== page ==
Enabling human-multi-robot collaborative visual exploration in underwater environments

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Jamieson, Stewart C.
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Human-multi-robot collaboration
Underwater exploration
Online learning
This thesis presents novel approaches to vision-based autonomous exploration in underwater environments using human-multi-robot systems, enabling robots to adapt to evolving mission priorities learned via a human supervisor’s responses to images collected in situ. The robots model the spatial distribution of various habitats and terrain types in the environment using semantic classes learned online, and send image queries to the supervisor to learn which of these classes are associated with the highest concentration of targets of interest. The robots do not require prior examples of these targets, and learn these concentration parameters online. This approach is suitable for exploration in unfamiliar environments where unexpected phenomena are frequently discovered, such as coral reefs. A novel risk-based online learning algorithm identifies the concentration parameters using the fewest possible number of queries, enabling the robots to adapt quickly and reducing the operational burden on the supervisor. I introduce four primary contributions to address prevalent challenges in underwater exploration. Firstly, a multi-robot semantic representation matching algorithm enables interrobot sharing of semantic maps, generating consistent global maps with 20-60% higher quality scores than those produced by other methods. Next, we present DeepSeeColor, a novel real-time algorithm for correcting underwater image color distortions, which achieves up to 60 Hz processing speeds, thereby enabling improved semantic mapping and target recognition accuracy online. Thirdly, an efficient risk-based online learning algorithm ensures effective communication between robots and human supervisors, and, while remaining computationally tractable, overcomes the myopia which would cause previous algorithms to underestimate a query’s value. Lastly, we propose a new reward model and planning algorithm tailored for autonomous exploration, together enabling a 25-75% increase in the number of targets of interest located when compared to baseline surveys. These experiments were conducted with simulated robots exploring real coral reef maps and with real, ecologically meaningful targets of interest. Collectively, these contributions overcome key barriers to vision-based autonomous underwater exploration, and enhance the capability of autonomous underwater vehicles to adapt to new and evolving mission objectives in situ. Beyond marine exploration, these contributions have value in broader applications, such as space exploration, ecosystem monitoring, and other online learning problems.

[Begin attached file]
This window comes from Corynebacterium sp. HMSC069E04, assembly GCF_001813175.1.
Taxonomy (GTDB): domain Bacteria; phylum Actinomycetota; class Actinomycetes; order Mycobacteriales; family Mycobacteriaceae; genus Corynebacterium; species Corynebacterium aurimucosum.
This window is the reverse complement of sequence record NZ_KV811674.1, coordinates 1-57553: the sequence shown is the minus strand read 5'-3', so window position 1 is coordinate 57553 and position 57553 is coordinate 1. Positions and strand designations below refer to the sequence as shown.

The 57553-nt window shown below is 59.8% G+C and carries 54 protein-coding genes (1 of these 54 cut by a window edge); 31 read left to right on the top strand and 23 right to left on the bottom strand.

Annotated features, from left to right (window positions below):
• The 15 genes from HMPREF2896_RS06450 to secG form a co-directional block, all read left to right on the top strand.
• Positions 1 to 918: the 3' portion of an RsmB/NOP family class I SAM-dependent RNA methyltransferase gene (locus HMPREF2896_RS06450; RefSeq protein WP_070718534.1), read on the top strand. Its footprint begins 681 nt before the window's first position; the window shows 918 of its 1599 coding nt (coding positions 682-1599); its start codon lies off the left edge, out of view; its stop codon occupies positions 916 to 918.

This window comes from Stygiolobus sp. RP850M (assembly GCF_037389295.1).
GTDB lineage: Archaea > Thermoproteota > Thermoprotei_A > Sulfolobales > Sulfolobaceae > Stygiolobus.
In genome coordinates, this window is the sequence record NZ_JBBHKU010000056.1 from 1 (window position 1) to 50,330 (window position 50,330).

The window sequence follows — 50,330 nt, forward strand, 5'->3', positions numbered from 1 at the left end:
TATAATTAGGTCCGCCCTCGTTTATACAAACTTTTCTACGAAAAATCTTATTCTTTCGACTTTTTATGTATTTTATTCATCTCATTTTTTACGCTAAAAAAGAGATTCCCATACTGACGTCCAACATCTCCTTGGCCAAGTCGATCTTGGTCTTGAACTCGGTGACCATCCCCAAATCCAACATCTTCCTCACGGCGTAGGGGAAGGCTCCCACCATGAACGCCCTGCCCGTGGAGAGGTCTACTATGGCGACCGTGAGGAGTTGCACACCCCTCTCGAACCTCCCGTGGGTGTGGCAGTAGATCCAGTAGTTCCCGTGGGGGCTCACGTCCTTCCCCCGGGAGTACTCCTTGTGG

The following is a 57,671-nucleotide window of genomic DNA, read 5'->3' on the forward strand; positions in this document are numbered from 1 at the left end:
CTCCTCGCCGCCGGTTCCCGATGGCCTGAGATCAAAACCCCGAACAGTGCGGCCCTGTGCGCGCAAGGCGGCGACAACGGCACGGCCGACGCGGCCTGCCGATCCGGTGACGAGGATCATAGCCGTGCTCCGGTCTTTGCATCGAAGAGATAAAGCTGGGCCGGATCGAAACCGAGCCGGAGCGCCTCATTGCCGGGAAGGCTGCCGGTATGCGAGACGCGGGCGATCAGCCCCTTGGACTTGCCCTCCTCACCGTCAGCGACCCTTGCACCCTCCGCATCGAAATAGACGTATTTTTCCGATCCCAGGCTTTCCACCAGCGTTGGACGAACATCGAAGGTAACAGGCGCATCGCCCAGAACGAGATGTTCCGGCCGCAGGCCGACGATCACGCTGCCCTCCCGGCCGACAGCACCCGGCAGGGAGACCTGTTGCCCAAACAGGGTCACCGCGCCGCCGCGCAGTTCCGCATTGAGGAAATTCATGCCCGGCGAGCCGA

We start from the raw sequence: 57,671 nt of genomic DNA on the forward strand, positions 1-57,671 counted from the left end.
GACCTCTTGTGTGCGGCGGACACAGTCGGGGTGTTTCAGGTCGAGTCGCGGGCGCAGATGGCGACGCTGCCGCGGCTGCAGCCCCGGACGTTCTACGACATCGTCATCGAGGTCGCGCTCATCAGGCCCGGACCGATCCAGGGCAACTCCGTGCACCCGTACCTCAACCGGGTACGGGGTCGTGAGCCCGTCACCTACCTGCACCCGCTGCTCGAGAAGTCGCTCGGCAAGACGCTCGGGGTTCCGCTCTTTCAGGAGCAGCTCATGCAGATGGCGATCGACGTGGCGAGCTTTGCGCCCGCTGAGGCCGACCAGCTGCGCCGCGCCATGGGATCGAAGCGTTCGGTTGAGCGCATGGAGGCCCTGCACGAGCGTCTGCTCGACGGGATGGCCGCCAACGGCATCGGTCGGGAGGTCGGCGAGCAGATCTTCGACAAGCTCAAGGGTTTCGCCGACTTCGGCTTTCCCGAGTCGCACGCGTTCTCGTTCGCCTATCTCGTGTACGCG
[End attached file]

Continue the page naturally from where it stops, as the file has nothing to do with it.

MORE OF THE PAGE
Submitted in partial fulfillment of the requirements for the degree of Doctor of Philosophy in Autonomous Systems at the Massachusetts Institute of Technology and the Woods Hole Oceanographic Institution May 2024.
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Jamieson, S. C. (2024). Enabling human-multi-robot collaborative visual exploration in underwater environments [Doctoral thesis, Massachusetts Institute of Technology and Woods Hole Oceanographic Institution]. Woods Hole Open Access Server. https://doi.org/10.1575/1912/69629
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